Run NodeJS and NGINX

Hi guys

As part of learning docker, I’ve built an image (Ubuntu 14.04 LTS) with NodeJS and NGINX installed.
On my Dockerfile I create an app with express, install angular and then I have a problem

NGINX is not running when the container is created (maybe because it configured to pass traffic to port 3000, and no process listens to it), and for the app to run I have to write:
CMD npm start on my Dockerfile

Without NGINX running, the app won’t work
I’ve tried to create /etc/init/nginx.conf making upstart to run it on boot, but it doesn’t work

What can I do to create my app, and still make both nginx and npm to run?

Thanks : )

Does NGINX run and then exit, or does it simply not start? I’m also in the learning phase, and I found in my Apache containers, Apache would start and exit right away. This was because the CMD I was passing, apachectl start or service apache start would run and exit…at which point the container exited. :slightly_smiling: The resolution was to simply run Apache in the foreground with -DFOREGROUND…or a simple ps -e | grep apache sleep loop.

It looks like you are doing something similar with npm start. Can you run it in the foreground or build a sleep loop around it?

In your case, since you need both process running, writing a wrapper script might be the better way to go since they both cannot be in the foreground. I am curious though if there is a “better” way to manage this scenario.

Hi Tim
Thanks for the answer

I haven’t searched deeply in nginx or upstart logs, but I think I’m having the same thing you have described

The dockerfile had:
RUN service nginx start
CMD npm start
The result - npm on, nginx off

Then I’ve tried:
RUN npm start &
CMD service nginx start
The result - npm off, nginx on

Then I’ve tried to use some ‘daemon off’ on nginx command - didn’t work
I read that some things won’t run because the container is attached, so I used - d on ‘docker build’ command

What do you mean in wrapper script? On which level should I write it?
I think this scenario should have an elegant solution

Here is what I use for an Apache container.

apachectl -DFOREGROUND


FROM debian

RUN apt-get update && apt-get install -y
&& rm -rf /var/lib/apt/lists/*

RUN mkdir -p “$APPDIR/bin” “$APPDIR/etc”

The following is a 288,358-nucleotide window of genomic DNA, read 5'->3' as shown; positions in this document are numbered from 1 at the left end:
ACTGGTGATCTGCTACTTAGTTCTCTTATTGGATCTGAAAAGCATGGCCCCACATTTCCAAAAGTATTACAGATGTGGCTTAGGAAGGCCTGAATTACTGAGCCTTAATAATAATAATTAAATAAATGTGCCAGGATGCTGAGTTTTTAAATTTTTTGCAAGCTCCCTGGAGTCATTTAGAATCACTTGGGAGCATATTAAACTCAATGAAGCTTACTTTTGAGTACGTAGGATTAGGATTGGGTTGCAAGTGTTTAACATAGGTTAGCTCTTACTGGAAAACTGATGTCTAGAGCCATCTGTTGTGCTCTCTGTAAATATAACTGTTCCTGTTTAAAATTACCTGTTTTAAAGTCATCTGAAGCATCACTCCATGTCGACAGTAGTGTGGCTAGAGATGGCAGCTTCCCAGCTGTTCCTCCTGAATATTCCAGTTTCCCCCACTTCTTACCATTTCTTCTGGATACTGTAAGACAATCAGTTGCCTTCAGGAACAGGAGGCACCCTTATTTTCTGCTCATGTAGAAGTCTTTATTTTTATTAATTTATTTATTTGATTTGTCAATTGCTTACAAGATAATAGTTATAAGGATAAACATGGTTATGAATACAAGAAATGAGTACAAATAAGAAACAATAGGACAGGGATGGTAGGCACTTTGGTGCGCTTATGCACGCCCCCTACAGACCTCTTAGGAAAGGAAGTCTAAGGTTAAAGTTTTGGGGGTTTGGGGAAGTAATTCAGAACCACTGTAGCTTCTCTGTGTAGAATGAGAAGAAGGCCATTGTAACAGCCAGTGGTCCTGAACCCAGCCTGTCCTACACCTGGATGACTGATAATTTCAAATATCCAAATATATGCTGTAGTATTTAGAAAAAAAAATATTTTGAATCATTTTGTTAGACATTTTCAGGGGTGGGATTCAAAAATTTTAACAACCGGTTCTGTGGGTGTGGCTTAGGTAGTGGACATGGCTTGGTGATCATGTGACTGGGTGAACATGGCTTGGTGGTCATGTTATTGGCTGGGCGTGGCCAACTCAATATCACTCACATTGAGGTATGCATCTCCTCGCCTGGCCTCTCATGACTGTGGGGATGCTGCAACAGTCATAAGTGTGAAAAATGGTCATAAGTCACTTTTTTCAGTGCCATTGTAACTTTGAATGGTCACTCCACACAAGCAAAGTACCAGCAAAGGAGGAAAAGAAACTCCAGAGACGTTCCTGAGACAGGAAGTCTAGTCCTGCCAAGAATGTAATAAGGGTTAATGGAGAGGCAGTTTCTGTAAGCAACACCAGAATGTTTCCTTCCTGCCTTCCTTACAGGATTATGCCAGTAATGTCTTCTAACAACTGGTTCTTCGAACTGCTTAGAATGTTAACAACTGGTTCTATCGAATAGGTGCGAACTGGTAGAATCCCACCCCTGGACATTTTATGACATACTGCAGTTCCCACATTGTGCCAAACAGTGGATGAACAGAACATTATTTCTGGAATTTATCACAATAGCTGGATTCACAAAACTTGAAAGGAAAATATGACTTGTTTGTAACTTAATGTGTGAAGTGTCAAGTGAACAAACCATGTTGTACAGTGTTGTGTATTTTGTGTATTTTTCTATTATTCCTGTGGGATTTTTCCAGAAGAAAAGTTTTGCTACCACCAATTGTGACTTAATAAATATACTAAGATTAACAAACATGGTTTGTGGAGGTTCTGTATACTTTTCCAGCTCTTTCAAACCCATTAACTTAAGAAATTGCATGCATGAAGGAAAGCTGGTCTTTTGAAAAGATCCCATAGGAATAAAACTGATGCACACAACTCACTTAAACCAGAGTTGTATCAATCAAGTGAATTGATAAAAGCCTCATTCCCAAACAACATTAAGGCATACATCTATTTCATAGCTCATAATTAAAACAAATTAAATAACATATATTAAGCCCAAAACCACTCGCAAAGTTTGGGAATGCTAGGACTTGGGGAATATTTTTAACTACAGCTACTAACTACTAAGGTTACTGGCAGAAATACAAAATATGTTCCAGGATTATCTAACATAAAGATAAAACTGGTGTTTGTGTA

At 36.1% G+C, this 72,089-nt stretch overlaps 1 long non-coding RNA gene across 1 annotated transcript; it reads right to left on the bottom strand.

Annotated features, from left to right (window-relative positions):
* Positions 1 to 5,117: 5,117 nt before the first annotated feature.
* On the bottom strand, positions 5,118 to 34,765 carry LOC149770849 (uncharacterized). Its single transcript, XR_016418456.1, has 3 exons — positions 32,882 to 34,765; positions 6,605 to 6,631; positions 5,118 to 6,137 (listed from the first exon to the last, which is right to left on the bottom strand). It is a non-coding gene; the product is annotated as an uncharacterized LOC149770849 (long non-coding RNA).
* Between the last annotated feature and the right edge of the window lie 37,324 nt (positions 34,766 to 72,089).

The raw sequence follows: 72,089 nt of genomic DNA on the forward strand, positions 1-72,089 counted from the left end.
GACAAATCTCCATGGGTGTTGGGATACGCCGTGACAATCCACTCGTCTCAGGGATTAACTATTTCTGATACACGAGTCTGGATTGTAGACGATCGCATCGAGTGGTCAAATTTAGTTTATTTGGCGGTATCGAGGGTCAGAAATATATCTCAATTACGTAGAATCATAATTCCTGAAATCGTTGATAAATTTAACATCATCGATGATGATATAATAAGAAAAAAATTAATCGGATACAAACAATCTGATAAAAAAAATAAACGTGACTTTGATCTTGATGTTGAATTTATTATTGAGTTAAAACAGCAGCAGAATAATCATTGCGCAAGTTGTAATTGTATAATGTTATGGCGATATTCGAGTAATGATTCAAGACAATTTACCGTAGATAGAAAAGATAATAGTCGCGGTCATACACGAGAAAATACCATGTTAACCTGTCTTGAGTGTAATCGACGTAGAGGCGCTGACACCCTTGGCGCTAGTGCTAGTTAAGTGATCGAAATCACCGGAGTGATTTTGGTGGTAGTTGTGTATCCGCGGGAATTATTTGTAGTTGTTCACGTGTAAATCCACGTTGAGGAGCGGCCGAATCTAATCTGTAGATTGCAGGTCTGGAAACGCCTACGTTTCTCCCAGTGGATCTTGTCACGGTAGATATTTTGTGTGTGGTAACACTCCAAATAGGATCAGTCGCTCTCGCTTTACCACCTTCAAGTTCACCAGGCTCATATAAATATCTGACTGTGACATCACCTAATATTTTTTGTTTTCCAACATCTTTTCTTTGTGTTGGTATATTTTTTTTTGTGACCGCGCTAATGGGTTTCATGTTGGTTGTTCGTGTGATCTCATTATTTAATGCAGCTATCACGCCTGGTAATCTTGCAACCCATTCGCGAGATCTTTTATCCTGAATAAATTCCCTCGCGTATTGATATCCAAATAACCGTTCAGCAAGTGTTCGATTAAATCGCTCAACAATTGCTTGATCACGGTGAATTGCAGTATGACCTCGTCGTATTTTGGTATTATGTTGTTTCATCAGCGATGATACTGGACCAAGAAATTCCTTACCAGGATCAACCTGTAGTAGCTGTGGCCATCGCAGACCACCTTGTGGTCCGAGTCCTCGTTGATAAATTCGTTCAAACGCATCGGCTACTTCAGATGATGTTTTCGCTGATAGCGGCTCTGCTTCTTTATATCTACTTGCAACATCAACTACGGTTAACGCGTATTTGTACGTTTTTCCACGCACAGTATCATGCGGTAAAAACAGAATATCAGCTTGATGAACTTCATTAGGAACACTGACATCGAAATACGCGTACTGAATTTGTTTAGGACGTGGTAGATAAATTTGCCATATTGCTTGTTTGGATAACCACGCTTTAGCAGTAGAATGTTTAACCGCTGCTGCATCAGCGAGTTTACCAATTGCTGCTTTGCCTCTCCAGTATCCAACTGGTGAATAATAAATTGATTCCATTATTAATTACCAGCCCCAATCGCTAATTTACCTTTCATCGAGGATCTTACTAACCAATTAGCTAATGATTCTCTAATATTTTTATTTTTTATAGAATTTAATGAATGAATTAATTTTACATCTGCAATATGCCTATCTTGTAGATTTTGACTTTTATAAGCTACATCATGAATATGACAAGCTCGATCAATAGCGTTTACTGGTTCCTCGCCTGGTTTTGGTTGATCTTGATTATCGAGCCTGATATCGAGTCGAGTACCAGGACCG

COPY *.sh “$APPDIR/bin/”

EXPOSE 80 443
CMD “/$APPDIR/bin/”

Now, in, I could have done something like this:

while ps -e | grep apache2
sleep 5

This script runs indefinitely as long as the apache2 process is running, therefore the container will not exit until this script exits. In reality, you would want better error trapping, etc. in a script like this, but it get the point across. You should be able to use something similar to this for your use case.

I know it isn’t the most elegant solution, but it is workable.

I don’t think I will implement this kind of a solution on production : ))


I do believe that 2 containers, one contains NGINX and the other NodeJS, is a better solution, but I prefer one container for both

Have you tried this as the CMD?

nginx -g ‘daemon off;’

In your first post, you did mention you tried a daemon-off option, but wanted to confirm if you specified it like this or in the conf file…

Did it in the Dockerfile
I don’t remember if it was CMD, RUN or maybe tried both options one way or another

Something like this should work. The container started with nginx in the foreground so it didn’t exit. To test, I was able to bring up the welcome page on port 80.

Of course, you’ll need to tweak to add npm, etc…


FROM ubuntu

RUN apt-get update && apt-get install -y
&& rm -rf /var/lib/apt/lists/*

COPY nginx.conf /

ENTRYPOINT /usr/sbin/nginx -g ‘daemon off;’


docker run -d -p 80:80 tcrockett/nginx

I am wondering what was the solution for the problem. I also wanted to use nginx as reverse proxy on the same server. I dont want to create reverse proxy container

May I ask why you want to run Nginx and Node in one container? It’ll save you a lot of time if you go with the industry default and run each in a separate container, instead of banging your head on making it work in a single container.

Hi Maxim,

I am creating containers in Azure container instance and wanted run a simple site (rather than hosting it via app service)

Even though not standard approach i was able to achieve running a shell command in docker file

#copy the reverse proxy file which redirects port 3000 traffic to port 80 nginx server

COPY /etc/nginx/sites-available/default
CMD [ “sh”,"./" ]

#restart the service

service nginx --full-restart

#Run to start the node instance on container

node ./bin/www

listen 80;
location / {

    proxy_pass  "http://localhost:3000";